1 comment:

roos said...

Hey Kyle! Thanks for your post.
I am happy to see your critique, because I think it is important to get some conversations going, and besides that, I recognize some of the problems you felt with Evans post - I had them too!

First of all: the true of false issue. I think the true and false binary was first introduced by Iman Moradi in his thesis on glitch art - and this was one of the main problems I had with his thesis. It is a binary problem that I think is not that important to glitch art. It could be used to describe a glitch, but glitch art is a procedural art that (often) explicitly deals with scrutinizing binary oppositions, categories, genres, etc - Glitch art is about in between, breaking open, going beyond, or into a new membrane… so true and false defies what glitch art is about.
This is why I like to think of the word glitch in glitch art as used in a metaphorical manner.
True or false can be a handle or a starting point, but in the end it is not that interesting to me. What I think is more interesting about glitch art is how a work of glitch art breaks this and other forms of categorizing.

That said, there are a couple of other problems with that claim, which are also reflected in your first problem, the building of a framework of glitch. I guess there are two ways to go:
Either you keep glitch art uncategorized (because glitch art defies categorization), or as an organization you do try to set a framework. I think it is an interesting idea to set a framework, if you realize that the glitches that you show will defy the framework and in that way, as an organization, you might be able to show the "transgressive characteristic" of glitch.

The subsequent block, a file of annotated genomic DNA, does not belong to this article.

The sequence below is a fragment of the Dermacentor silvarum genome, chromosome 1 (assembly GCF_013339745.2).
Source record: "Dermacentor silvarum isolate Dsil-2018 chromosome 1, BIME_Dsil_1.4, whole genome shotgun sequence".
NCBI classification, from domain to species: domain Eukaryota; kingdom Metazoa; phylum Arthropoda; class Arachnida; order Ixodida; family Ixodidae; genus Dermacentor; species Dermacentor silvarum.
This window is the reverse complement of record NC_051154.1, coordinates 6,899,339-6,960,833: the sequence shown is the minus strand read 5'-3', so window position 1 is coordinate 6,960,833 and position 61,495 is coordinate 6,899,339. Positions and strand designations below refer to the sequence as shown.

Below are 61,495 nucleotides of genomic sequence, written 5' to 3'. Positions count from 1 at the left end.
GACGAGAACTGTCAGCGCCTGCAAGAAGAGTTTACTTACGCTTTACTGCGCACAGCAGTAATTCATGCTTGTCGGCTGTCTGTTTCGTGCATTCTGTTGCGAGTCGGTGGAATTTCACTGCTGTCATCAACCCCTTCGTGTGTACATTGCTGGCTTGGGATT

Be careful because it might feel like I will do a 180 now (oh I would have made such a good skateboarder).
But something does not compute in glitch-art land, or at least within the submissions we have seen at GLI.TC/H. And I am sick and tired to pretend and keep ignoring this. Yes, a glitch is transgressive… yes, glitch art is trying to be transgressive too. But come on! Glitch art or glitch has become a style, a genre, a meme, a form of popular culture as well! There is very often nothing transgressive about glitch art except for that it sort of simulates some form of transgressive-mess. It is a completely accepted form of popular politics. Glitch: the washed out jeans politics.

Fortunately, here also lies another tension. And I think in the submissions, we see this tension coming more and more to the front. On the one hand there are the pushing glitch artists, and on the other hand there are the punks that wear the washed out glitch-jeans politics with or without style. I wished, as I have already made clear in other posts, that in GLI.TC/H we could make this tension more clear. Maybe that is via the building of an exhaustive (or non exhaustive?) framework, or maybe by presenting glitches without borders. I think this is what GLI.TC?H right now has to deal with, thanks to Evan, you and the many (great) datamosh submissions!